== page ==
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Comparative Study of Fluoride Concentration in Human Serum and Drinking Water in Fluorinated Endemic and Non Endemic Areas of Pakistan.

Byline: MUNIZA QAYYUM, BASHIR AHMAD, MAQSOOD AHMAD, WAHEED-UZ-ZAMAN AND RABIA REHMAN

Summary: For comparing the human blood serum and drinking water fluoride levels of subjects with dental fluorosis and bony deformities, this study is carried out with individuals ranging 8-17 age group fluorinated Sham Ki Bhatiyan, Punjab (endemic) and Queens Road, Lahore, Punjab (non- endemic) areas. Fluoride concentrations were determined using ion selective electrode methodology and statistically compared. Both the groups showed a significant difference (p less than 0.05). Subjects from fluorotic area showed high concentration of fluoride in water and blood serum samples (mean value: 135.587+-77.435 and 2.765+-0.469 umolL-1 in water and blood serum samples respectively) as compared to controls (mean value: 19.509+-2.432 and 2.364+- 0.667 umolL -1). These findings indicate that serum and water fluoride concentrations have a significant positive dose response relationship with the prevalence of dental fluorosis in an area associated with high fluoride level in drinking water.

Keywords: Serum, fluorosis, endemic area, fluoride, drinking water.

Introduction

Fluoride is one of the trace elements which are widely distributed in the environment. Once it is absorbed from GIT, calcified tissues rapidly incorporate them [1]. One of the serious health problems related to high fluoride content intake results in fluorosis. It is more common in those areas of the world in which the level of fluoride in drinking water is more than 1 ppm. Prevalence of fluorosis in all areas of the world has been reported to be approximately 32 % [2]. The clinical importance of fluoride lies in the fact that it is used for the treatment of Paget's disease as well as for the prevention of dental caries [3]. But the decision to use fluoride for caries prevention has to be taken with lot of caution to balance the risks with the benefits [4]. Fluoride up to the permissible limits is helpful in decreasing dental caries, but at or above 2ppm it can cause dental fluorosis. At 8 ppm, it can cause osteopathies.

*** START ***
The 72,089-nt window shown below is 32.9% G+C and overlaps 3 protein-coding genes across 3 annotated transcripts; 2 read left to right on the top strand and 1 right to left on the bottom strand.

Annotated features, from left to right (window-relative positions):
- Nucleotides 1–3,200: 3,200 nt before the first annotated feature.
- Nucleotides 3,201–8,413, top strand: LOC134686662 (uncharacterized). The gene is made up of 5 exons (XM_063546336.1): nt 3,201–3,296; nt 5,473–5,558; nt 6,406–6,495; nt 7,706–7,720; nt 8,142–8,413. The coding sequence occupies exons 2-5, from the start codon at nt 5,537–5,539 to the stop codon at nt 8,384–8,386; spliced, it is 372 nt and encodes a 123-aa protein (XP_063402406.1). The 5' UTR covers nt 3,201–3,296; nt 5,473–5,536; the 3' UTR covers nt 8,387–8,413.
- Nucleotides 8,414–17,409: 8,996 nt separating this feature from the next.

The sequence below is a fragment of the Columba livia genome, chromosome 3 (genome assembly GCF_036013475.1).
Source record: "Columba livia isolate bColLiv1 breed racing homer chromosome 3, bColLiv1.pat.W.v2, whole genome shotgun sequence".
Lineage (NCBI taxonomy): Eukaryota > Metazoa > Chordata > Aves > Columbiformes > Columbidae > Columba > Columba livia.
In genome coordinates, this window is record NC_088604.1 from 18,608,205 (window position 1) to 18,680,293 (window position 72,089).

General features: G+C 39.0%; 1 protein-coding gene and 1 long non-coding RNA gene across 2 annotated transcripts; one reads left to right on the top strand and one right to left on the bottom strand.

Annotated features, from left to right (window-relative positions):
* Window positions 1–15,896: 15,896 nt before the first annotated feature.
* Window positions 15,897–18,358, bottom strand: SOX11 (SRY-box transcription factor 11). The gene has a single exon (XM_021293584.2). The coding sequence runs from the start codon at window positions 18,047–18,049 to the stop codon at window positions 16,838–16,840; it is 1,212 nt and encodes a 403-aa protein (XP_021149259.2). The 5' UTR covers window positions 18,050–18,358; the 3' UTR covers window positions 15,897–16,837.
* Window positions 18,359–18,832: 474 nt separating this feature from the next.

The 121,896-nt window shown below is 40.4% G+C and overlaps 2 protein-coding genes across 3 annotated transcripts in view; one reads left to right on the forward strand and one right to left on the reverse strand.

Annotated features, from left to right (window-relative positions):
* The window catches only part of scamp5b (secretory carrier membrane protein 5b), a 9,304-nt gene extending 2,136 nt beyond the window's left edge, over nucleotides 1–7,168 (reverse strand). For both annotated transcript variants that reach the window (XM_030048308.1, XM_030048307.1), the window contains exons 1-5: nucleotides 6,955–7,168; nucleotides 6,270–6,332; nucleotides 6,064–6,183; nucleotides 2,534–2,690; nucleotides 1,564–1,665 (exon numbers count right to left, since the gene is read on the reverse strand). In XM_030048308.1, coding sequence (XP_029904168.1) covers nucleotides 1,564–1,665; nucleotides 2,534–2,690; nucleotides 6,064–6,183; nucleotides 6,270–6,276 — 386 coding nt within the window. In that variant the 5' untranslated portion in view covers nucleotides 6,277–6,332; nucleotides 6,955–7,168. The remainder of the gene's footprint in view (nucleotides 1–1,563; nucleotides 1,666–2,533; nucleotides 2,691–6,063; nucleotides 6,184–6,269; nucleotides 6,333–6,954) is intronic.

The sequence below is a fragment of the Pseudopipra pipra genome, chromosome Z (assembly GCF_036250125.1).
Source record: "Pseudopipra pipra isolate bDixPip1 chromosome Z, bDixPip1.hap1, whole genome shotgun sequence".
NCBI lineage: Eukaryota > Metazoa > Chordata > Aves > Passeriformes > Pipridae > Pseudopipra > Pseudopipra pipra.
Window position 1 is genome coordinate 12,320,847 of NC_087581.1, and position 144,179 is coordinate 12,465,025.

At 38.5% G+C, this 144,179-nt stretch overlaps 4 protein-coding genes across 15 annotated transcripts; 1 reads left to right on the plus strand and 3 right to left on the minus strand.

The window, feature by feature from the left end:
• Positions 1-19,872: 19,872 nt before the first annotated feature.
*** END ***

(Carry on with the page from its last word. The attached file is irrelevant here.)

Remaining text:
In 10% of the subjects changes in thyroid functions can ccur at an intake of 50 ppm in water. At 100 ppm to 125 ppm, disturbances in renal functions and growth retardation can occur. Intake of 2.5 gm of fluoride per person is considered to be the acute lethal dose [5-7].

Contaminated ground water with fluoride above the permissible limit was noted in India, China, Sirilanka, Spain, Italy, West Indies, South and North America [8, 9]. The three main resourcesresponsible for exposure in human subjects are food, water and air [10]. Sixty different types of industries can cause air and water contamination resulting in fluoride intoxication like manufacturing of bricks, phosphate and aluminum fertilizers clay glass enamel metal steel works ceramic industries and magnesium foundries [11]. Though main source of fluoride ingestion is contaminated drinking water, foods prepared with fluoride rich water can make a major contribution to fluoride intake particularly younger age groups [12].

Dietary ingestion has recently been recognized as a route which can cause dental fluorosis however intake of fluoride from food can show great variations [13]. It is not only the food stuff, even table salt, spices and condiments can add to total fluoride content in diet. The fluoride content of tea among the beverages is very high and varies from 122 to 260 ppm in different brands within average of 186 ppm [14]. Certain household products and medicines like mouth rinses and tooth pastes contain fluoride as ingredient. In children less than six years of age the main source of fluoride ingestion can be due to swallowing of fluoride rich toothpastes [15, 16]. On an empty stomach, there is total absorption of the ingested fluoride in tooth paste. Normally tooth paste ingested per brushing is up to 20% [17, 18]. Ingestion of tobacco and Pan Masalah and burning of low quality coal in a primitive way can also lead to fluorosis [19].

The relationship between dental caries and fluoride was observed in early 20th century, when resident of certain areas of USA develop brown stains on their teeth and they were resistant to caries and dental decay [20]. It was discovered in 1930 that the severity and prevalence of this type of mottled enamel was in direct proportion to amount of fluoride in water [21]. Increase intake during the pre-eruptive stage of teeth leads to dental fluorosis and continuous ingestion over the years can finally cause skeletal fluorosis. So, in the present study, concentration of fluoride has been determined in drinking water and human serum of patients of fluorinated endemic area of Pakistan (Sham Ki Bhatiyan, Punjab). For comparing them with non fluorinated area, water and human serum samples from non endemic area (Queens Road, Lahore, Punjab) were collected during same duration of study, i.e. December 2010-May 2011.

Results and Discussion

Concentration of Fluoride in Drinking Water